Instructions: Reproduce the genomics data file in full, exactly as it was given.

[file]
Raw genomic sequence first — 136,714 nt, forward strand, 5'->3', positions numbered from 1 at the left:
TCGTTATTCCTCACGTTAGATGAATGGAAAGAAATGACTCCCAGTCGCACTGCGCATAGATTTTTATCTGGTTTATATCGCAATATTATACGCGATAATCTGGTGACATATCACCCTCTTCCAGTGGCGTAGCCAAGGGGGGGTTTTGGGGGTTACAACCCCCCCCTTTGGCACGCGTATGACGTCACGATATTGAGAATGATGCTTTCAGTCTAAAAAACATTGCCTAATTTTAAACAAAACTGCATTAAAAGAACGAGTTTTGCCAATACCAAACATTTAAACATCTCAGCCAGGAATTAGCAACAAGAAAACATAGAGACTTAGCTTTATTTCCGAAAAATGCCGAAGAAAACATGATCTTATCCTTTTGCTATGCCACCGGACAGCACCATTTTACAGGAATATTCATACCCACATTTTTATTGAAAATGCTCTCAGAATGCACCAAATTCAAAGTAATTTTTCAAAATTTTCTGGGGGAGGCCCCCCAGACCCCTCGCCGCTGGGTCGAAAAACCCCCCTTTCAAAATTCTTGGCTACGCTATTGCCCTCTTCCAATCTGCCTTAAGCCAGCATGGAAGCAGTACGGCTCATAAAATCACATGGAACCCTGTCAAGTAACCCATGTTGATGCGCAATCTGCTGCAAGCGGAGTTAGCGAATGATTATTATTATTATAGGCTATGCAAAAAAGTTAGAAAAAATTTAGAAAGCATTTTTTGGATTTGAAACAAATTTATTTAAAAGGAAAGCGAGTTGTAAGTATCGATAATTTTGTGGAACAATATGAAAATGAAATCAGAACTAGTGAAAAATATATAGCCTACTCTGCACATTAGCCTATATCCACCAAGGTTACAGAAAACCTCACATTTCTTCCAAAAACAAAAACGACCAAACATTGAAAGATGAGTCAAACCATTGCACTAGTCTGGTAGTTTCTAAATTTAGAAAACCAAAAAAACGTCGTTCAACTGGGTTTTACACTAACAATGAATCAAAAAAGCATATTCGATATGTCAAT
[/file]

Raw genomic sequence first — 136,714 nt, forward strand, 5'->3', positions numbered from 1 at the left:
TCGTTATTCCTCACGTTAGATGAATGGAAAGAAATGACTCCCAGTCGCACTGCGCATAGATTTTTATCTGGTTTATATCGCAATATTATACGCGATAATCTGGTGACATATCACCCTCTTCCAGTGGCGTAGCCAAGGGGGGGTTTTGGGGGTTACAACCCCCCCCTTTGGCACGCGTATGACGTCACGATATTGAGAATGATGCTTTCAGTCTAAAAAACATTGCCTAATTTTAAACAAAACTGCATTAAAAGAACGAGTTTTGCCAATACCAAACATTTAAACATCTCAGCCAGGAATTAGCAACAAGAAAACATAGAGACTTAGCTTTATTTCCGAAAAATGCCGAAGAAAACATGATCTTATCCTTTTGCTATGCCACCGGACAGCACCATTTTACAGGAATATTCATACCCACATTTTTATTGAAAATGCTCTCAGAATGCACCAAATTCAAAGTAATTTTTCAAAATTTTCTGGGGGAGGCCCCCCAGACCCCTCGCCGCTGGGTCGAAAAACCCCCCTTTCAAAATTCTTGGCTACGCTATTGCCCTCTTCCAATCTGCCTTAAGCCAGCATGGAAGCAGTACGGCTCATAAAATCACATGGAACCCTGTCAAGTAACCCATGTTGATGCGCAATCTGCTGCAAGCGGAGTTAGCGAATGATTATTATTATTATAGGCTATGCAAAAAAGTTAGAAAAAATTTAGAAAGCATTTTTTGGATTTGAAACAAATTTATTTAAAAGGAAAGCGAGTTGTAAGTATCGATAATTTTGTGGAACAATATGAAAATGAAATCAGAACTAGTGAAAAATATATAGCCTACTCTGCACATTAGCCTATATCCACCAAGGTTACAGAAAACCTCACATTTCTTCCAAAAACAAAAACGACCAAACATTGAAAGATGAGTCAAACCATTGCACTAGTCTGGTAGTTTCTAAATTTAGAAAACCAAAAAAACGTCGTTCAACTGGGTTTTACACTAACAATGAATCAAAAAAGCATATTCGATATGTCAAT